The Na­tional Bal­let of Canada brings con­tem­po­rary works to Moscow and St. Peters­burg,


It’s been a long wait, al­most 67 years to be pre­cise, but the Na­tional Bal­let of Canada is poised to make its first tour to Rus­sia, the dance-lov­ing land where such pop­u­lar clas­sics as Swan Lake, Sleep­ing Beauty and The Nutcracker were born. All three Tchaikovsky-scored mas­ter­works are the be­drock of the com­pany’s clas­si­cal reper­toire, but Canada’s flag­ship bal­let troupe won’t be tak­ing old­school tu­tus and tiaras to Rus­sia.

When it opens at Moscow’s Stanislavski and NemirovichDanchenko Aca­demic Mu­sic The­atre on Oct.15 it will dance a pro­gram of con­tem­po­rary works, two of them chore­ographed by Cana­di­ans specif­i­cally for the com­pany and all made within the past decade. It’s the fact that the Na­tional Bal­let bal­ances tra­di­tion and in­no­va­tion that has earned it a ticket to Rus­sia.

The com­pany has been in­vited by Diana Vishneva, the 42year-old Rus­sian su­per­star bal­le­rina, to ap­pear in Con­text, a multi-pronged an­nual fes­ti­val she launched in 2013. Vishneva, un­usu­ally for a bal­le­rina reared in the strict clas­si­cism of what was once Rus­sia’s Im­pe­rial Bal­let, has al­ways hun­gered for new artis­tic ter­ri­tory. She has ven­tured abroad as a peri­patetic guest artist, chal­leng­ing her­self with the kind of con­tem­po­rary chore­og­ra­phy that’s lit­tle­known in Rus­sia. Vishneva founded her Con­text fes­ti­val with the goal of open­ing Rus­sian eyes to the rich­ness and va­ri­ety of con­tem­po­rary dance from beyond. In 2015, in a his­toric mo­ment, Vishneva brought Amer­ica’s hal­lowed, al­most-90-year-old Martha Gra­ham Dance Com­pany for its first visit to Rus­sia.

For its first three years, Con­text was only pre­sented in Moscow. Its suc­cess prompted Vishneva to add a sec­ond city, her home town of St. Peters­burg. The Na­tional Bal­let will per­form there Oct. 19 in what will seem an oddly fa­mil­iar en­vi­ron­ment — the new Mari­in­sky the­atre, de­signed by Cana­dian ar­chi­tect Jack Di­a­mond, is mod­elled on the com­pany’s Toronto home stage, the Di­a­mond-de­signed Four Sea­sons Cen­tre.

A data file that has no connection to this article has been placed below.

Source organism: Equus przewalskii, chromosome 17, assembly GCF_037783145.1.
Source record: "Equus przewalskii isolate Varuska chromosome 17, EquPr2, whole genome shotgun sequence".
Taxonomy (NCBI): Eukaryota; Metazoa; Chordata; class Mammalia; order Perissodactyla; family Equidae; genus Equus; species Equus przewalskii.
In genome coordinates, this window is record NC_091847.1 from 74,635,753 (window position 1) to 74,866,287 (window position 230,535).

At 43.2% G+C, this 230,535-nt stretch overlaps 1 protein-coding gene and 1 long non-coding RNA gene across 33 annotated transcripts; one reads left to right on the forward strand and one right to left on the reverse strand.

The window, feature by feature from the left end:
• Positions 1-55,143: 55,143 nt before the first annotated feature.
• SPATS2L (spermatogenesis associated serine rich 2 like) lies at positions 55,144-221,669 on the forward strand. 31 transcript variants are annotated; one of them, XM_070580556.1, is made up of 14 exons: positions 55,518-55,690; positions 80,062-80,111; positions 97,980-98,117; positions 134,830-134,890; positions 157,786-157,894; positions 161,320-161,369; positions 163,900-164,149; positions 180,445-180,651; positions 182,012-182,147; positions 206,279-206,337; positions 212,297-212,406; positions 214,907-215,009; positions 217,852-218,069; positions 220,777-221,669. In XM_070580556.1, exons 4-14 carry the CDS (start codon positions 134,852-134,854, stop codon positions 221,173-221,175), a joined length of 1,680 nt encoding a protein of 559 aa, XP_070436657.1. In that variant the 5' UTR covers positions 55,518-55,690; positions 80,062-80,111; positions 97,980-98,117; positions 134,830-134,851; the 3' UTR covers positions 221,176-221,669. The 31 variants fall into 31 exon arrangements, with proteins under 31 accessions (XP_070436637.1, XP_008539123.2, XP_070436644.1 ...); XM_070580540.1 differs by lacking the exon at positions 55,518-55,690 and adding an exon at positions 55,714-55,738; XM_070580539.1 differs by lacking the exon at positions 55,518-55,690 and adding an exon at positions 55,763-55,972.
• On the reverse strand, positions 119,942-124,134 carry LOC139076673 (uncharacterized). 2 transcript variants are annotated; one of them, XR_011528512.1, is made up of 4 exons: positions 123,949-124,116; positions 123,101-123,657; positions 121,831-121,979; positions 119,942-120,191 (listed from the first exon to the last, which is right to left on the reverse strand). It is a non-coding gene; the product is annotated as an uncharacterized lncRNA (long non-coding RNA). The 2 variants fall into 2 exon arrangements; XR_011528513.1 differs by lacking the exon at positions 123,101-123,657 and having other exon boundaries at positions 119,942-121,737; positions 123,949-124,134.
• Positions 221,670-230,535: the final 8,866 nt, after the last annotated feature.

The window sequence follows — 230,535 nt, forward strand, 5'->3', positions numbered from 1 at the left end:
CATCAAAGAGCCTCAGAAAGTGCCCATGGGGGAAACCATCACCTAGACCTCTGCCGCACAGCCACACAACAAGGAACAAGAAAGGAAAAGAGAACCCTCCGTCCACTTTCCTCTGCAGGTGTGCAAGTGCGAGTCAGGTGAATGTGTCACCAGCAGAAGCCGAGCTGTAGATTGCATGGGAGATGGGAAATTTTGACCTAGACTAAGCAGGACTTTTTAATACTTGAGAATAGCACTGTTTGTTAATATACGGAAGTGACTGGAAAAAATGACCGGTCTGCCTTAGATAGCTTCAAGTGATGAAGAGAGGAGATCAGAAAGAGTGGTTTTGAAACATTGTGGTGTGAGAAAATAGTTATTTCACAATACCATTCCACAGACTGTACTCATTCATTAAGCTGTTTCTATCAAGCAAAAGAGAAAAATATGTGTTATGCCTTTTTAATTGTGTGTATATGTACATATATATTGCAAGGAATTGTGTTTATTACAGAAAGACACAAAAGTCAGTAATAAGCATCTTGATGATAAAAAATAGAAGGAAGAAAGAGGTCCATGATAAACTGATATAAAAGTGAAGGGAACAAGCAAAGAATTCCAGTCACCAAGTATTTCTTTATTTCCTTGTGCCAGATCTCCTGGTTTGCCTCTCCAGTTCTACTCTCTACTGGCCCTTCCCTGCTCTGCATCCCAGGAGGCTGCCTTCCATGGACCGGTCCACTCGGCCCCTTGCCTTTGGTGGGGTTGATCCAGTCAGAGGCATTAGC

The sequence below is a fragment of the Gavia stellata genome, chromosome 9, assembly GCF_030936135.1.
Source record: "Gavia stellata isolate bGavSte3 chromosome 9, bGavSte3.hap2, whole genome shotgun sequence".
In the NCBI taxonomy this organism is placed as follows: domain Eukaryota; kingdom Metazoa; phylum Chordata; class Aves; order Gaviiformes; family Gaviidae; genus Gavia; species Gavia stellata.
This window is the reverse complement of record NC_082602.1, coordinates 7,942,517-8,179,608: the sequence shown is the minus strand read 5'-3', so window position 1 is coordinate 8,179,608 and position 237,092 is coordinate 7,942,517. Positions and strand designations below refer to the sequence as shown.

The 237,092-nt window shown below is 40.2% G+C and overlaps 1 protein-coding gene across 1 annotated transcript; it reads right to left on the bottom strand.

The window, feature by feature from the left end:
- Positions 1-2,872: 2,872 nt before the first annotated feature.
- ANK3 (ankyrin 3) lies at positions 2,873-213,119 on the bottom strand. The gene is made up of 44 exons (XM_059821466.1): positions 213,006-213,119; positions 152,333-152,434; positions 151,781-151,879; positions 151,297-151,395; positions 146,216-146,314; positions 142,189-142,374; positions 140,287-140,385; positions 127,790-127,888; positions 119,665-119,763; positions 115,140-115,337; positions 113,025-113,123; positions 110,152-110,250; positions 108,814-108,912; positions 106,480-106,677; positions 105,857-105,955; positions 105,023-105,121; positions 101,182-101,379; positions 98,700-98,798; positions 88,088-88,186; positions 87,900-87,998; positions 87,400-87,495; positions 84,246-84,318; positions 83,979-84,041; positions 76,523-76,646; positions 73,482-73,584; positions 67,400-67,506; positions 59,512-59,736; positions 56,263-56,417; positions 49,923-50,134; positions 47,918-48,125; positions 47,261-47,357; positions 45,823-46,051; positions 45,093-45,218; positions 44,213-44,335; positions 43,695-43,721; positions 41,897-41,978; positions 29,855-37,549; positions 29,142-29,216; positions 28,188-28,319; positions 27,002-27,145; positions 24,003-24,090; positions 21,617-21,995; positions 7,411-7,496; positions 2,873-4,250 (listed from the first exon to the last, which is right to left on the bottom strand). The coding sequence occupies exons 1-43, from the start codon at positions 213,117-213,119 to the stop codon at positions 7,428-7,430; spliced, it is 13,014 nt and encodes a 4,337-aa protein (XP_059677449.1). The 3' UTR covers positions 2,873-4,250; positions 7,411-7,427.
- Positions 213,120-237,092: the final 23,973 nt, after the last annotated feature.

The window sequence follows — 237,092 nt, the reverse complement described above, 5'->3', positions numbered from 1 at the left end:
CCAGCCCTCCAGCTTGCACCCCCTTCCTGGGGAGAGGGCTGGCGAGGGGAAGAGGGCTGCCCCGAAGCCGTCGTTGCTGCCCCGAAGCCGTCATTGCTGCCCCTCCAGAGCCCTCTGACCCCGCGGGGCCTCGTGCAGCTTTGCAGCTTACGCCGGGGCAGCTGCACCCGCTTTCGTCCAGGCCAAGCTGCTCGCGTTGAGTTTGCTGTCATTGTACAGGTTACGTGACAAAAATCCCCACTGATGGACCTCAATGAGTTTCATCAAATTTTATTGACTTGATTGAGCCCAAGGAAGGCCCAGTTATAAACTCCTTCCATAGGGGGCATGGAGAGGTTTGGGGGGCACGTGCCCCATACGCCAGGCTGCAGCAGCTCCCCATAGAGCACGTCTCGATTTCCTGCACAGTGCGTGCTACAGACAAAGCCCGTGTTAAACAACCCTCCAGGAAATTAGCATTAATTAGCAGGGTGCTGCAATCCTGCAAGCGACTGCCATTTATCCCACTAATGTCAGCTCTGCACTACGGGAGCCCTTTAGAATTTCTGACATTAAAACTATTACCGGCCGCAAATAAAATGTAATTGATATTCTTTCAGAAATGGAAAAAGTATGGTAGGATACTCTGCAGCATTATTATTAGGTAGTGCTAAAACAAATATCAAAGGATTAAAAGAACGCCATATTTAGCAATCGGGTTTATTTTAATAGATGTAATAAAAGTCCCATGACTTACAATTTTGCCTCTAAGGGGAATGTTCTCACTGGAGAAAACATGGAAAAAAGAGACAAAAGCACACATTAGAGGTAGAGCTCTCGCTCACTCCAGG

Un­til now, Vishneva has pre­sented gala-type per­for­mances fea­tur­ing com­pa­nies pri­mar­ily noted for their con­tem­po­rary reper­toire such as Bé­jart Bal­let Lau­sanne, Bri­tain’s Richard Al­ston Dance Com­pany, France’s Bal­let Preljo­caj and Hol­land’s In­tro­dans. This year, Vishneva has de­cided to do things a lit­tle dif­fer­ently.

“Now that we per­form in larger the­atres, I started think­ing about pre­sent­ing a big in­ter­na­tional bal­let com­pany rather than sev­eral smaller com­pa­nies,” Vishneva ex­plains on the phone from St. Peters­burg. “I wanted a com­pany that’s never been seen here be­fore but one of a very high level and with the kind of con­tem­po­rary reper­toire that will in­ter­est our au­di­ences.”

That left Vishneva with a range of choices. A com­bi­na­tion of fac­tors led her to the Na­tional Bal­let of Canada.

Gen­er­ally, the qual­ity of Cana­dian bal­let, its dancers and chore­og­ra­phers, is not en­tirely un­fa­mil­iar to Rus­sians. As far back as the early 1960s, the then­mar­ried team of Van­cou­verites Anna-Marie and David Holmes im­pressed au­di­ences and crit­ics as the first North Amer­i­cans to per­form with the Kirov (to­day’s Mari­in­sky) Bal­let. In 1968, the Royal Win­nipeg Bal­let be­came the first Cana­dian troupe to tour the USSR — Moscow, Odessa and the then-Len­ingrad — with a reper­toire that in­cluded work by Cana­dian chore­og­ra­pher Brian Mac­don­ald.